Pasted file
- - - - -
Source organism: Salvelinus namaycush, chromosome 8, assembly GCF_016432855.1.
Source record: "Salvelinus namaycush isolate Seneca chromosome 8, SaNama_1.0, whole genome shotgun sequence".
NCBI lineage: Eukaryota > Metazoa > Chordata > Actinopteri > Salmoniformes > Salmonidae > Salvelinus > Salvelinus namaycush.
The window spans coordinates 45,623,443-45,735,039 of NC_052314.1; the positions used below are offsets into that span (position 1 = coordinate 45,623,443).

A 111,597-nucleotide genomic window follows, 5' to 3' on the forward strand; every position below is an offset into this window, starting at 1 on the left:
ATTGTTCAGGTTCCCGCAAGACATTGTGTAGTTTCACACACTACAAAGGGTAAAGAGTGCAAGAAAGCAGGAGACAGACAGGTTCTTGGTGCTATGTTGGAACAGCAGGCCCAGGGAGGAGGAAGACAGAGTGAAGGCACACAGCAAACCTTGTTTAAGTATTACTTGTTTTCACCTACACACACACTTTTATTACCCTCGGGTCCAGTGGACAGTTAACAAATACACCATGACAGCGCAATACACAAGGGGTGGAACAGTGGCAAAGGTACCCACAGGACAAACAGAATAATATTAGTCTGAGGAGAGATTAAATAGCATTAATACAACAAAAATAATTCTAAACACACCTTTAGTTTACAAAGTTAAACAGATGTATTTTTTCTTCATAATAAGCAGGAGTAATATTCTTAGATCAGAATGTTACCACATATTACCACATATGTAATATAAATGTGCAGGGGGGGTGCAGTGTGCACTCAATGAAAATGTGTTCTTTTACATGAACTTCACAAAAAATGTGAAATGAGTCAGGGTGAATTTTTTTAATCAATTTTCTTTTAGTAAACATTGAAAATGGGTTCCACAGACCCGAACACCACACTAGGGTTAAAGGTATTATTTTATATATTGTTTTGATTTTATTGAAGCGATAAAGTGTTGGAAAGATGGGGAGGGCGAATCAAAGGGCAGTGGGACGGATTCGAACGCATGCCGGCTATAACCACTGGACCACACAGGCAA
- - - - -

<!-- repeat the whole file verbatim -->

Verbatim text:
Source organism: Salvelinus namaycush, chromosome 8, assembly GCF_016432855.1.
Source record: "Salvelinus namaycush isolate Seneca chromosome 8, SaNama_1.0, whole genome shotgun sequence".
NCBI lineage: Eukaryota > Metazoa > Chordata > Actinopteri > Salmoniformes > Salmonidae > Salvelinus > Salvelinus namaycush.
The window spans coordinates 45,623,443-45,735,039 of NC_052314.1; the positions used below are offsets into that span (position 1 = coordinate 45,623,443).

A 111,597-nucleotide genomic window follows, 5' to 3' on the forward strand; every position below is an offset into this window, starting at 1 on the left:
ATTGTTCAGGTTCCCGCAAGACATTGTGTAGTTTCACACACTACAAAGGGTAAAGAGTGCAAGAAAGCAGGAGACAGACAGGTTCTTGGTGCTATGTTGGAACAGCAGGCCCAGGGAGGAGGAAGACAGAGTGAAGGCACACAGCAAACCTTGTTTAAGTATTACTTGTTTTCACCTACACACACACTTTTATTACCCTCGGGTCCAGTGGACAGTTAACAAATACACCATGACAGCGCAATACACAAGGGGTGGAACAGTGGCAAAGGTACCCACAGGACAAACAGAATAATATTAGTCTGAGGAGAGATTAAATAGCATTAATACAACAAAAATAATTCTAAACACACCTTTAGTTTACAAAGTTAAACAGATGTATTTTTTCTTCATAATAAGCAGGAGTAATATTCTTAGATCAGAATGTTACCACATATTACCACATATGTAATATAAATGTGCAGGGGGGGTGCAGTGTGCACTCAATGAAAATGTGTTCTTTTACATGAACTTCACAAAAAATGTGAAATGAGTCAGGGTGAATTTTTTTAATCAATTTTCTTTTAGTAAACATTGAAAATGGGTTCCACAGACCCGAACACCACACTAGGGTTAAAGGTATTATTTTATATATTGTTTTGATTTTATTGAAGCGATAAAGTGTTGGAAAGATGGGGAGGGCGAATCAAAGGGCAGTGGGACGGATTCGAACGCATGCCGGCTATAACCACTGGACCACACAGGCAA